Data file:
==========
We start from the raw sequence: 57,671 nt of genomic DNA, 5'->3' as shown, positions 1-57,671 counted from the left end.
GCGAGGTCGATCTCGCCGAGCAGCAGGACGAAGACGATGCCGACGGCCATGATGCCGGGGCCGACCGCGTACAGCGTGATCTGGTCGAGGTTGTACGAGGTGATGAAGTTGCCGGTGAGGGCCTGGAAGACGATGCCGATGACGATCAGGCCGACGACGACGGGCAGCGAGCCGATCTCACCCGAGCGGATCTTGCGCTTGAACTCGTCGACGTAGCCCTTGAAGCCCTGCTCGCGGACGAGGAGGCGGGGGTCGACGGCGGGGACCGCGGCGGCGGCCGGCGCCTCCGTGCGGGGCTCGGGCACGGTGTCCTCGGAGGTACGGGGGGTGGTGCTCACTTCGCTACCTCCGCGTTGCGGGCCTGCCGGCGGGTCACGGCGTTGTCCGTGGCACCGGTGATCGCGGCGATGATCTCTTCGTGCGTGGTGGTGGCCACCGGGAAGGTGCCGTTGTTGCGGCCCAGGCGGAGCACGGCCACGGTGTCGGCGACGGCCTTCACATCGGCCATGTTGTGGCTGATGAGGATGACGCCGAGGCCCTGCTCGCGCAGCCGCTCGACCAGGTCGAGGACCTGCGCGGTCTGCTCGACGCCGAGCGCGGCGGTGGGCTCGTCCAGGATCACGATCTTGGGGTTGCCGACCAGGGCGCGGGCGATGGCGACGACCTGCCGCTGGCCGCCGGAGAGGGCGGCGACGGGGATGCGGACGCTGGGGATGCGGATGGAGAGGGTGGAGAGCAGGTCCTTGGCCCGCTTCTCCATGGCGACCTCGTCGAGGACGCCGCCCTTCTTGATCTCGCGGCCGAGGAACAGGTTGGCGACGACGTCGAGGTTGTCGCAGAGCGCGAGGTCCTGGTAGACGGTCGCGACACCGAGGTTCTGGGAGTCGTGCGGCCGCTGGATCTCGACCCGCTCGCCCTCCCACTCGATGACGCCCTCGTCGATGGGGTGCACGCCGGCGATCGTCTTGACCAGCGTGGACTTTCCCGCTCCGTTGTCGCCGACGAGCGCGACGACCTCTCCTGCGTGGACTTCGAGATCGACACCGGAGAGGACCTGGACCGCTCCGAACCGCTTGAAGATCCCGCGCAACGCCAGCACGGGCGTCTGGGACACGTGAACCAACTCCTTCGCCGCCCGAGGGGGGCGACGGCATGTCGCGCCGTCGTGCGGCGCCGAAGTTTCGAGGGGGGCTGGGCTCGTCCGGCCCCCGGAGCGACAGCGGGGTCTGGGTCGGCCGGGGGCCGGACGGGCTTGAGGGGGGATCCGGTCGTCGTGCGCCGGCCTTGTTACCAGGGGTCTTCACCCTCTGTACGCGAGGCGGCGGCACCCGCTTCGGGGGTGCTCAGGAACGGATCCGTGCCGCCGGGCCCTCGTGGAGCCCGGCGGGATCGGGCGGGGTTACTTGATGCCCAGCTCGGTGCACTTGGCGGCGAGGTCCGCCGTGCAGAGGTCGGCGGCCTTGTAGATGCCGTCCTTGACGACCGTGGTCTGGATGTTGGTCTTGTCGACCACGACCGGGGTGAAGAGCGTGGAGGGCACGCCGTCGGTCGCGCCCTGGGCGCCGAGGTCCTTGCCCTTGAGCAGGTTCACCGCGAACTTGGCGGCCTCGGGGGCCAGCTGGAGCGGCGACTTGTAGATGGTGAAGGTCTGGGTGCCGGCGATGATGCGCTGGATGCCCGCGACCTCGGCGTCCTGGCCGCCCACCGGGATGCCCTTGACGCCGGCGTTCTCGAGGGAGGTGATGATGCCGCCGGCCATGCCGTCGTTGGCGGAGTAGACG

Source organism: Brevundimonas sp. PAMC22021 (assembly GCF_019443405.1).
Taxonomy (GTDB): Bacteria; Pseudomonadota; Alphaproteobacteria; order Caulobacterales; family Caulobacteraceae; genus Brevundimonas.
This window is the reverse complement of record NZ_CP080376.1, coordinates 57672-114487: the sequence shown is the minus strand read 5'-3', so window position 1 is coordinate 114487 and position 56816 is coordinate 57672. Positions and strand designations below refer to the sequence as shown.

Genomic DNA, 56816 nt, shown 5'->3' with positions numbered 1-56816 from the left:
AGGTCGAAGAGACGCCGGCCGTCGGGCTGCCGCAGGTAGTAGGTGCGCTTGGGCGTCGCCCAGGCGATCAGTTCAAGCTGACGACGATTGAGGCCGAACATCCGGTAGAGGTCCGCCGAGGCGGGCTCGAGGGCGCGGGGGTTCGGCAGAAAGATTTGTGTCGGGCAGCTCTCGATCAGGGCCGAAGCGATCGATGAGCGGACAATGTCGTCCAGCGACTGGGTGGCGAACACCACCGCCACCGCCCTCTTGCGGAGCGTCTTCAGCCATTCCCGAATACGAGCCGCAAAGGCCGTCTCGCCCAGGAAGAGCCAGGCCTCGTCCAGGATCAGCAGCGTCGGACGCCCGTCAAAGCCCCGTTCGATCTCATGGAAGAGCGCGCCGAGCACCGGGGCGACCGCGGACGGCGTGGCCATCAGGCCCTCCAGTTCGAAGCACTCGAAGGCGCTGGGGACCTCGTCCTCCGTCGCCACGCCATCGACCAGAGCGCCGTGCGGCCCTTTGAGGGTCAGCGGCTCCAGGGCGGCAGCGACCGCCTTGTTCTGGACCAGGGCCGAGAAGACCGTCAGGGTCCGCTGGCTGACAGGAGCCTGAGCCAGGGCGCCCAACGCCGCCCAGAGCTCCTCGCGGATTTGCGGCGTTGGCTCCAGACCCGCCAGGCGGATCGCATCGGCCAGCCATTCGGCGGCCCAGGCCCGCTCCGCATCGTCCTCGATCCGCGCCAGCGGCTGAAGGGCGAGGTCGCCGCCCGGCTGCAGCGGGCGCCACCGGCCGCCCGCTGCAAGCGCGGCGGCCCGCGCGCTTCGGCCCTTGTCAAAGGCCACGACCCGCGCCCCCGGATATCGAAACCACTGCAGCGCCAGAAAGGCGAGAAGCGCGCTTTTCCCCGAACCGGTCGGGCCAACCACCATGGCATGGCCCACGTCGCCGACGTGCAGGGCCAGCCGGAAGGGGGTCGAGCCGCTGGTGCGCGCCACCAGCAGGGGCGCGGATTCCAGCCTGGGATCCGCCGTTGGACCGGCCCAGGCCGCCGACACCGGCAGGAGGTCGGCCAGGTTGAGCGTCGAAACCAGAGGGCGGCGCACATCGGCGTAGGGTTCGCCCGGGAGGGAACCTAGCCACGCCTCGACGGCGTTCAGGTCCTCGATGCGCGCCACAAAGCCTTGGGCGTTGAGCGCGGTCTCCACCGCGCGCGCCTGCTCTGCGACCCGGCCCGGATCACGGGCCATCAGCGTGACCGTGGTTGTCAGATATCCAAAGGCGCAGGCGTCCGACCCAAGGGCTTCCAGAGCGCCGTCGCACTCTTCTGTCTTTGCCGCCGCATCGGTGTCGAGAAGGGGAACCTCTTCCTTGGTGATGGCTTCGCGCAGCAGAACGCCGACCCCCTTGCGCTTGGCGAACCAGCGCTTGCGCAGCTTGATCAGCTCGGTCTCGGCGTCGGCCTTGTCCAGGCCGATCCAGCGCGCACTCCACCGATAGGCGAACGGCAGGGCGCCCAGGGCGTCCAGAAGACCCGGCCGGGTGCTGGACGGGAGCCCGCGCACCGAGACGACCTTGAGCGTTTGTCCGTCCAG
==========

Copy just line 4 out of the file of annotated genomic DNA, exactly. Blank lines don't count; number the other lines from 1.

Taxonomy (GTDB): Bacteria; Pseudomonadota; Alphaproteobacteria; order Caulobacterales; family Caulobacteraceae; genus Brevundimonas.